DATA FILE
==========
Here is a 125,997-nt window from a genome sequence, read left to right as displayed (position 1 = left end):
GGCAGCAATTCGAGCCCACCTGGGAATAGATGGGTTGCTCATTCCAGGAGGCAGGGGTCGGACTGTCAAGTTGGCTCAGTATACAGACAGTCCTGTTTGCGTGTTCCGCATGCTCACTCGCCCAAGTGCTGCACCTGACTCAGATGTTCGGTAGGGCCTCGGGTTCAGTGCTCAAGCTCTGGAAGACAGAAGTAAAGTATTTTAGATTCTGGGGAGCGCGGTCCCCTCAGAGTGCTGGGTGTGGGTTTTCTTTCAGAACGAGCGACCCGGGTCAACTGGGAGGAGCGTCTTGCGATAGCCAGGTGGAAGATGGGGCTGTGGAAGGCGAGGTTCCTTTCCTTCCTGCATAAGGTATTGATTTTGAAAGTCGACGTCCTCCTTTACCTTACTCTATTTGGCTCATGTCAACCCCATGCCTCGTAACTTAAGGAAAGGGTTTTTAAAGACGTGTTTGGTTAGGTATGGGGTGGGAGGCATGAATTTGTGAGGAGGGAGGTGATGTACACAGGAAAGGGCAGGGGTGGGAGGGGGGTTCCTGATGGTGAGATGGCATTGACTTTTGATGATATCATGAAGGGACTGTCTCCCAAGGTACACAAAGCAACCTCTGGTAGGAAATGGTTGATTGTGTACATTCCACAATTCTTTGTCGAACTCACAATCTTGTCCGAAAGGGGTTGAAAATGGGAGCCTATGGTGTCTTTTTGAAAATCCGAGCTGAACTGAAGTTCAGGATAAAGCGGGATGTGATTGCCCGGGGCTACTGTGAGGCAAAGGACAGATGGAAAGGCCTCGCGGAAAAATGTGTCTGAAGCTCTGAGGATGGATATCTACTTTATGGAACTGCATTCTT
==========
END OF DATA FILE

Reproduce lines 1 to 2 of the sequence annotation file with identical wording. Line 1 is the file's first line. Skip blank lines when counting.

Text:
Here is a 125,997-nt window from a genome sequence, read left to right as displayed (position 1 = left end):
GGCAGCAATTCGAGCCCACCTGGGAATAGATGGGTTGCTCATTCCAGGAGGCAGGGGTCGGACTGTCAAGTTGGCTCAGTATACAGACAGTCCTGTTTGCGTGTTCCGCATGCTCACTCGCCCAAGTGCTGCACCTGACTCAGATGTTCGGTAGGGCCTCGGGTTCAGTGCTCAAGCTCTGGAAGACAGAAGTAAAGTATTTTAGATTCTGGGGAGCGCGGTCCCCTCAGAGTGCTGGGTGTGGGTTTTCTTTCAGAACGAGCGACCCGGGTCAACTGGGAGGAGCGTCTTGCGATAGCCAGGTGGAAGATGGGGCTGTGGAAGGCGAGGTTCCTTTCCTTCCTGCATAAGGTATTGATTTTGAAAGTCGACGTCCTCCTTTACCTTACTCTATTTGGCTCATGTCAACCCCATGCCTCGTAACTTAAGGAAAGGGTTTTTAAAGACGTGTTTGGTTAGGTATGGGGTGGGAGGCATGAATTTGTGAGGAGGGAGGTGATGTACACAGGAAAGGGCAGGGGTGGGAGGGGGGTTCCTGATGGTGAGATGGCATTGACTTTTGATGATATCATGAAGGGACTGTCTCCCAAGGTACACAAAGCAACCTCTGGTAGGAAATGGTTGATTGTGTACATTCCACAATTCTTTGTCGAACTCACAATCTTGTCCGAAAGGGGTTGAAAATGGGAGCCTATGGTGTCTTTTTGAAAATCCGAGCTGAACTGAAGTTCAGGATAAAGCGGGATGTGATTGCCCGGGGCTACTGTGAGGCAAAGGACAGATGGAAAGGCCTCGCGGAAAAATGTGTCTGAAGCTCTGAGGATGGATATCTACTTTATGGAACTGCATTCTT